The Japanese scholar Takahashi Ritsuko has discussed the Yumeji name and the “Yumeji-style” as a social phenomenon that goes beyond just his artworks.1 That term, the Yumeji-style or the Yumeji-shiki, actually comes to identify his depictions of beautiful women. In Japanese, these are called bijin-ga. It describes a genre of prints and pictures that portray beautiful women, and is a tradition that dates back centuries. Given the history of this genre in Japanese artistic production, the women within Yumeji’s works began to be identified as Yumeji-style beauties, or Yumeji-shiki bijin. This newly acquired terminology was broadly used to describe works that were stylistically similar to Yumeji’s.
There are records from girls and women who lived in early twentieth century Japan, and in them they talk about how they want to be a Yumeji-style beauty. This particular one is from 1911:
In fact, during those days, it was said that only a sparrow or a bird would not be attracted to the kind of woman depicted in Yumeji’s work. The schoolgirls would all prance about trying to be “Yumeji-style beauties”. My younger sister, who will be close to forty this year, came back from school in Takebaya-chō at that time and said delightedly, “Brother, someone just called me a Yumeji-style beauty on the street".2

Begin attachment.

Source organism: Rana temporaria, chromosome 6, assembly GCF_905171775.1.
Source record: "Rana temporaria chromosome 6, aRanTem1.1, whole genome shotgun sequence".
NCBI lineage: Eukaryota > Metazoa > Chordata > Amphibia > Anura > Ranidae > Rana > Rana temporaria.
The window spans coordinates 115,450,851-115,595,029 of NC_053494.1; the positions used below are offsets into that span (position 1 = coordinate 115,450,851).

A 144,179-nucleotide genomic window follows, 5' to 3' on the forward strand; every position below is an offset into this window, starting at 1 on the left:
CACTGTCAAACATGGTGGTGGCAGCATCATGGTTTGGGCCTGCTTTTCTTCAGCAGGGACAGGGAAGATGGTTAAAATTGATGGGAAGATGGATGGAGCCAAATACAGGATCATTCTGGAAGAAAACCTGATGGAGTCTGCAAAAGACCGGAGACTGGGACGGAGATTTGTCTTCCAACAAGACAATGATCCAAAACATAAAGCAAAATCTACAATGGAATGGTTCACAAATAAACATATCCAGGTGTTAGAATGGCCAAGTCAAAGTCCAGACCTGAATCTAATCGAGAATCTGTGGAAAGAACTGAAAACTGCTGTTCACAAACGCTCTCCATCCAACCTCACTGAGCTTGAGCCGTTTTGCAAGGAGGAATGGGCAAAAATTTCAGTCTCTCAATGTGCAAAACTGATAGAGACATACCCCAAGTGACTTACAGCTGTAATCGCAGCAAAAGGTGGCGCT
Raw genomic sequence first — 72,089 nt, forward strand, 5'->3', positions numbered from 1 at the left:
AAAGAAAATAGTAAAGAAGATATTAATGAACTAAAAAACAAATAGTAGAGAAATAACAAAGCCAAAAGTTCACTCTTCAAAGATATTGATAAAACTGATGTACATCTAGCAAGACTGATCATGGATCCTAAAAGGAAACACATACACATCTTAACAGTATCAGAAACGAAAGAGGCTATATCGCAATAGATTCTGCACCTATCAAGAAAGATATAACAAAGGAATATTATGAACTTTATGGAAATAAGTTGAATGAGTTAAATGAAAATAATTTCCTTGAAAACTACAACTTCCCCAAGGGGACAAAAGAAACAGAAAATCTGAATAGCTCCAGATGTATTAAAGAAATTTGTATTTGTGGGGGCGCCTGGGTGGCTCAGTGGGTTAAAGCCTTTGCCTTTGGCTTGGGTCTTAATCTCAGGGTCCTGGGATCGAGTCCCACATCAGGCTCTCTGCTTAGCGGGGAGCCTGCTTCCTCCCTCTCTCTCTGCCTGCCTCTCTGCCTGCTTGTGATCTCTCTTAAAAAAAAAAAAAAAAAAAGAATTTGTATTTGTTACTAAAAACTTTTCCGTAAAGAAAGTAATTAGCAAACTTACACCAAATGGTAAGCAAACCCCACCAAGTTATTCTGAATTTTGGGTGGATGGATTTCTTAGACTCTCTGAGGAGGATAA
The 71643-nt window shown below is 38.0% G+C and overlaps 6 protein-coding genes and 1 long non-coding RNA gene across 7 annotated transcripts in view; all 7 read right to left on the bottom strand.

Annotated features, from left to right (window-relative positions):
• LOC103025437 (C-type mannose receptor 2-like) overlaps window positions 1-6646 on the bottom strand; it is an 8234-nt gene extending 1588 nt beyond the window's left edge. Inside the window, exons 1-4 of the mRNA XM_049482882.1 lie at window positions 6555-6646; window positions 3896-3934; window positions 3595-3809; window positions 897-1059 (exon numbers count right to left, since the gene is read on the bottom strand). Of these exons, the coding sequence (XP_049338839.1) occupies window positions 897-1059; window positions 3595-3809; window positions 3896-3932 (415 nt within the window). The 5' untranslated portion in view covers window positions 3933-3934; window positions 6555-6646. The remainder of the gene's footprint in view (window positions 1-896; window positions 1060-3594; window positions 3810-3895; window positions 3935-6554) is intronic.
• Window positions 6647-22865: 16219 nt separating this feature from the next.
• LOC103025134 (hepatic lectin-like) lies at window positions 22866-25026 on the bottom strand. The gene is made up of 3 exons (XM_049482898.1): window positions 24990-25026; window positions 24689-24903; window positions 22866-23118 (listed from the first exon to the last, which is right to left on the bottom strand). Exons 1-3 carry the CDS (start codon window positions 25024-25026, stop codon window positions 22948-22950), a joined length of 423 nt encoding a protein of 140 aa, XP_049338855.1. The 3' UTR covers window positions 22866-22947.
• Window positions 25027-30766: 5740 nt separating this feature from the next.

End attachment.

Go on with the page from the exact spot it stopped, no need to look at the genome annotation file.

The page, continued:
This account was written by the doctor who attended to Yumeji at his deathbed, recalling the comments his sister had made when they were younger. Another account I recall is from the principal of a girls’ school, and he said that there wasn’t a single girl that didn’t own something made by Yumeji from the Minatoya shop. We can tell that beyond his works, Yumeji had popular impact in modern Japan. His practice formed the initial attempts at reaching out to a general audience beyond the confines of art.
NN: The song, Evening Primrose, became popular in the 1910s and 1920s. It was soon associated with the image and name of the artist, Yumeji, and that association continues until today. When I go to a Yumeji exhibition in Japan, I often hear a modern version of Evening Primrose playing in the background.
In Japan today, Yumeji’s name and works are ubiquitous and quite recognisable. One could go into any stationery store in Japan today, and find objects in the store that are designed with Yumeji’s images. These are, of course, very similar to the sort of items that he would have designed and sold himself at the Minatoya shop. We see that his self-fashioned profile as an artist is still consumed by Japanese people today, and that is a really interesting continuation.